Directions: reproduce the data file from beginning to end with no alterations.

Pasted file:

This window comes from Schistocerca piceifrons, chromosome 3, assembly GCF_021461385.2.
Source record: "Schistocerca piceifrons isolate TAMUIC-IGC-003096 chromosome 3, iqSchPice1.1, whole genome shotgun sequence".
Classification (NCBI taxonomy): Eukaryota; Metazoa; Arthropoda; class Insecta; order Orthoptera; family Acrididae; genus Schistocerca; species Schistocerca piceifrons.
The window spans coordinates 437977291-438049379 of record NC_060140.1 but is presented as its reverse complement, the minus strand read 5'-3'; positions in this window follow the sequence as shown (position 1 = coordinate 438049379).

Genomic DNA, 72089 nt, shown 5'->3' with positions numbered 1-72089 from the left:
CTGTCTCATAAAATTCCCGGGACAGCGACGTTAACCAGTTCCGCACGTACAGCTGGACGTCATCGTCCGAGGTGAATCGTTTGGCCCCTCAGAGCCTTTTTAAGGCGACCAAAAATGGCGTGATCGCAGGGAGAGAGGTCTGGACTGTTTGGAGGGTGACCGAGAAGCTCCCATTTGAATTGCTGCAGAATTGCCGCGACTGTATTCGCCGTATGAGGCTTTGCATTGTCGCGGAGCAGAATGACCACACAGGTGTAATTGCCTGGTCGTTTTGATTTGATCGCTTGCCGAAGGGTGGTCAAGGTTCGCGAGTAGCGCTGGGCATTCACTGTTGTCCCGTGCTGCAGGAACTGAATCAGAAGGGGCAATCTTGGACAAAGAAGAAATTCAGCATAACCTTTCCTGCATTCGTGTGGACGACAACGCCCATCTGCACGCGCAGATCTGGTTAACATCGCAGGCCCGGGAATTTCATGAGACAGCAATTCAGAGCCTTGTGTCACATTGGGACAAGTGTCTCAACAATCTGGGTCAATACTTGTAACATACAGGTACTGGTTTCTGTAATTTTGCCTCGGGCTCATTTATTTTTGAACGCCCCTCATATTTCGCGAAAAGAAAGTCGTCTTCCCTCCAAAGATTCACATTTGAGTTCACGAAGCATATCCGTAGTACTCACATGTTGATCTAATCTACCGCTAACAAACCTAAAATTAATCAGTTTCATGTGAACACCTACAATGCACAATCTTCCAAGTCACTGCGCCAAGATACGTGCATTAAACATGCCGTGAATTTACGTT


This window comes from Schistocerca piceifrons, chromosome 3, assembly GCF_021461385.2.
Source record: "Schistocerca piceifrons isolate TAMUIC-IGC-003096 chromosome 3, iqSchPice1.1, whole genome shotgun sequence".
Classification (NCBI taxonomy): Eukaryota; Metazoa; Arthropoda; class Insecta; order Orthoptera; family Acrididae; genus Schistocerca; species Schistocerca piceifrons.
The window spans coordinates 437977291-438049379 of record NC_060140.1 but is presented as its reverse complement, the minus strand read 5'-3'; positions in this window follow the sequence as shown (position 1 = coordinate 438049379).

Genomic DNA, 72089 nt, shown 5'->3' with positions numbered 1-72089 from the left:
CTGTCTCATAAAATTCCCGGGACAGCGACGTTAACCAGTTCCGCACGTACAGCTGGACGTCATCGTCCGAGGTGAATCGTTTGGCCCCTCAGAGCCTTTTTAAGGCGACCAAAAATGGCGTGATCGCAGGGAGAGAGGTCTGGACTGTTTGGAGGGTGACCGAGAAGCTCCCATTTGAATTGCTGCAGAATTGCCGCGACTGTATTCGCCGTATGAGGCTTTGCATTGTCGCGGAGCAGAATGACCACACAGGTGTAATTGCCTGGTCGTTTTGATTTGATCGCTTGCCGAAGGGTGGTCAAGGTTCGCGAGTAGCGCTGGGCATTCACTGTTGTCCCGTGCTGCAGGAACTGAATCAGAAGGGGCAATCTTGGACAAAGAAGAAATTCAGCATAACCTTTCCTGCATTCGTGTGGACGACAACGCCCATCTGCACGCGCAGATCTGGTTAACATCGCAGGCCCGGGAATTTCATGAGACAGCAATTCAGAGCCTTGTGTCACATTGGGACAAGTGTCTCAACAATCTGGGTCAATACTTGTAACATACAGGTACTGGTTTCTGTAATTTTGCCTCGGGCTCATTTATTTTTGAACGCCCCTCATATTTCGCGAAAAGAAAGTCGTCTTCCCTCCAAAGATTCACATTTGAGTTCACGAAGCATATCCGTAGTACTCACATGTTGATCTAATCTACCGCTAACAAACCTAAAATTAATCAGTTTCATGTGAACACCTACAATGCACAATCTTCCAAGTCACTGCGCCAAGATACGTGCATTAAACATGCCGTGAATTTACGTT